Today (1 October 2015) the Regulated Qualifications Framework (RQF) is officially launched.
The framework should help people understand all the qualifications we regulate, general and vocational in England, and vocational in Northern Ireland, and how they relate to each other. Its intention is to improve consistency around how awarding organisations describe the size and challenge, or demand, of the qualifications they offer.
We’ve introduced the RQF because we think it’s important that there is still a frame of reference available now that the Qualifications and Credit Framework (QCF) rules are no longer in operation. You can read more about the end of the QCF in my last blog. I also spoke to FE Week about it.
You may have already seen our bookcase postcard, which shows you how the framework is constructed using two points of reference: size and level. I want to explain here a little more about these.
Sizing up qualifications
We’ve asked the awarding organisations that we regulate to begin describing the size of their qualifications using some new terminology – Total Qualification Time (TQT). TQT is, essentially, an indication of how long a typical learner might take to study a qualification, including the time spent on their individual study and on assessment. It also includes Guided Learning Hours (GLH), which is the time spent actually being taught.
We know that some learners will study faster or slower than others, so size really is a guide, not an absolute. But we know it’s useful to have an estimate of things like teaching and assessment time, not least for those who plan timetables or who are responsible for funding. It’s also helpful to get an understanding of how long an employee might need to be away from work to study, or knowing as an individual how much time you might need to dedicate to achieving your qualification.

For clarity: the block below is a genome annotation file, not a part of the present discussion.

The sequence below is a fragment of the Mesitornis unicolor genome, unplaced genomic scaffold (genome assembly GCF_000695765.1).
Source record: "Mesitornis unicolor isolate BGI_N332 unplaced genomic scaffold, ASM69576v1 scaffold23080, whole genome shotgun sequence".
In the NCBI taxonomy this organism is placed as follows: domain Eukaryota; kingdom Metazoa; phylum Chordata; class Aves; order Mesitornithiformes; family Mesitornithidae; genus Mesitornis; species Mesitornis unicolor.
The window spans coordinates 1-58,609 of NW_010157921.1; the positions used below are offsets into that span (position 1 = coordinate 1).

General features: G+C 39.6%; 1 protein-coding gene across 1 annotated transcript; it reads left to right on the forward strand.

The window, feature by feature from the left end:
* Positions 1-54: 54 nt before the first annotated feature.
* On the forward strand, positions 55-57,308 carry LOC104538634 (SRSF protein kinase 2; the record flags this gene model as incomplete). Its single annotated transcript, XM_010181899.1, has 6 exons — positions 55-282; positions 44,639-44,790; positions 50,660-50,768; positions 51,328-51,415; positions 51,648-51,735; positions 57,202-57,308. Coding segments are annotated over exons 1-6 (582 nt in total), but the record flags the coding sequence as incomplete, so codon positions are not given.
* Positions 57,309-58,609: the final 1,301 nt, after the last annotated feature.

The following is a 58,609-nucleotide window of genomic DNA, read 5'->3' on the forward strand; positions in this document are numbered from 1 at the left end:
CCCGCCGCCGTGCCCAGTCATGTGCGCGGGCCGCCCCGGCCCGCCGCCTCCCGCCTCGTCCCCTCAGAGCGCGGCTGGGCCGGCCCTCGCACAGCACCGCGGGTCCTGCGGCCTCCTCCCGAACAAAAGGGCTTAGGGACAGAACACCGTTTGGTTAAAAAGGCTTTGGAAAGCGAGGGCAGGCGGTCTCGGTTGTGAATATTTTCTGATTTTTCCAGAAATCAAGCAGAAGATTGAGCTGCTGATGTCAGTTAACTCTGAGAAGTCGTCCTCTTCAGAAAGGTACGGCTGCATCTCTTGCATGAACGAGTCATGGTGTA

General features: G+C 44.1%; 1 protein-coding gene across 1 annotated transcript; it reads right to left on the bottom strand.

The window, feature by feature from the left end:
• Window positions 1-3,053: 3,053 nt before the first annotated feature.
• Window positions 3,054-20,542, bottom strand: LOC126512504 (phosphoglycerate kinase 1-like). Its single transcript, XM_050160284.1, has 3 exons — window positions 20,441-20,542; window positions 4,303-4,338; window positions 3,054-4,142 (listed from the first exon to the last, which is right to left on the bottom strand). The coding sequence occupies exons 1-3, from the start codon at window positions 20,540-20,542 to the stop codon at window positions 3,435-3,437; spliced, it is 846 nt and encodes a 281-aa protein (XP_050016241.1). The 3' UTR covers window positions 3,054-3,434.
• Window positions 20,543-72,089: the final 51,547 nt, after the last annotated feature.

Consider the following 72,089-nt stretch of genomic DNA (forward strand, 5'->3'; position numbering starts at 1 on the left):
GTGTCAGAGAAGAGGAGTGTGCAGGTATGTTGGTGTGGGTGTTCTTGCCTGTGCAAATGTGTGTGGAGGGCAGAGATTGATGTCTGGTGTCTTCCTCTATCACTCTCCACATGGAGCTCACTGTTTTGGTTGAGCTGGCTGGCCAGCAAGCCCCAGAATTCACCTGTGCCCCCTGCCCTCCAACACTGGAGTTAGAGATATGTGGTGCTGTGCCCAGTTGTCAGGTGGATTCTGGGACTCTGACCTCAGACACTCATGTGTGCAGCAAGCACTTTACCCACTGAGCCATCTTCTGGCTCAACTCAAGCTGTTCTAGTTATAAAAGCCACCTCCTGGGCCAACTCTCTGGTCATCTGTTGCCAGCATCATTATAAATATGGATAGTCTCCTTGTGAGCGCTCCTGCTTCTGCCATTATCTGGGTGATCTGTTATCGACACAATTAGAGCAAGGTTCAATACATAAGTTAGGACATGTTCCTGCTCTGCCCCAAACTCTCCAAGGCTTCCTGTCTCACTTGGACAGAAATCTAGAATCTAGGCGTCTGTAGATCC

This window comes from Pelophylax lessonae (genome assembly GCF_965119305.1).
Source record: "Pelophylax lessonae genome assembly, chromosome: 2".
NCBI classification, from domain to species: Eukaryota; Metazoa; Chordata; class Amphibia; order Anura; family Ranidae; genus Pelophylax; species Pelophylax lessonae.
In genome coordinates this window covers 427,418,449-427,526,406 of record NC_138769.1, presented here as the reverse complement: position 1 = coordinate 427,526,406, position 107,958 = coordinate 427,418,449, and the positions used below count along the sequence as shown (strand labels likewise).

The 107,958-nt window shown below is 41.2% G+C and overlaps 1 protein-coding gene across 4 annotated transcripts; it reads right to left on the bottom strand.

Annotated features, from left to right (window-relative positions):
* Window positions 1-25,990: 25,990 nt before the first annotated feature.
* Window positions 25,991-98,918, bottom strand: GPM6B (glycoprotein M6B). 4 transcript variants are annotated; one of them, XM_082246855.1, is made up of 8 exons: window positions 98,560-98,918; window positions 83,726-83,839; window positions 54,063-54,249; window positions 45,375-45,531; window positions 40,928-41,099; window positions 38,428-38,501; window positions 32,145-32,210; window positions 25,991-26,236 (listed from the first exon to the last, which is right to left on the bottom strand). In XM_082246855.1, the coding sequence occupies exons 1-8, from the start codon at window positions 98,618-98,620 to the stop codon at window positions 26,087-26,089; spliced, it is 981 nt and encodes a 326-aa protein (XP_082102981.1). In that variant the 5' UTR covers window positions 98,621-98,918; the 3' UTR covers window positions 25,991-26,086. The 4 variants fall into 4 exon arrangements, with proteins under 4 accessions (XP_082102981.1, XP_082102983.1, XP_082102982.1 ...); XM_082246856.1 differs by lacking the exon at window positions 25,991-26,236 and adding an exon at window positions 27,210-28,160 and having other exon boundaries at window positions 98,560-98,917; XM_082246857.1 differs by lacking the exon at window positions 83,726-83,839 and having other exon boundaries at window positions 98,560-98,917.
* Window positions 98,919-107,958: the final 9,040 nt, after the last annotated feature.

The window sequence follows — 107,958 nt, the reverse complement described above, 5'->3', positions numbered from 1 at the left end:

On the level
We’ve been careful to build on what already worked with qualification frameworks, and so the RQF uses the same levels that we are already familiar with: entry 1 to 3 and levels 1 to 8. The RQF maps to the Framework for Higher Education Qualifications, as well as to the European Qualifications Framework too, as we know that portability is important to those looking for jobs or seeking to employ people from across the continent.
While we have updated how the levels are described, we have not changed the demand of the levels themselves. The level descriptors are more outcomes-focused now, covering both academic and vocational qualifications, and setting out the ‘skills’ and ‘knowledge and understanding’ that you might typically expect of someone with a qualification at that level.
Qualifications can serve a wide variety of different purposes and assess very different skills and knowledge. So being at the same level, or of similar size, does not make qualifications directly equivalent to one another.
To understand how qualifications might compare, you need to look in more depth, and not just at size and level. To go back to our bookcase analogy, with qualifications as the books, we’d encourage you to take the books off the shelf and flick through the pages, and our online Register of Regulated Qualifications helps you to do this. We’re currently improving how our register works, and you can test out the prototype and provide feedback to us to help make it even better.
Our intention is that the RQF acts as a simple tool for describing qualifications. We don’t claim it will transform the qualifications landscape, but we do hope it will help people to understand qualifications a little better and to use them more confidently.
Executive Director for Vocational Qualifications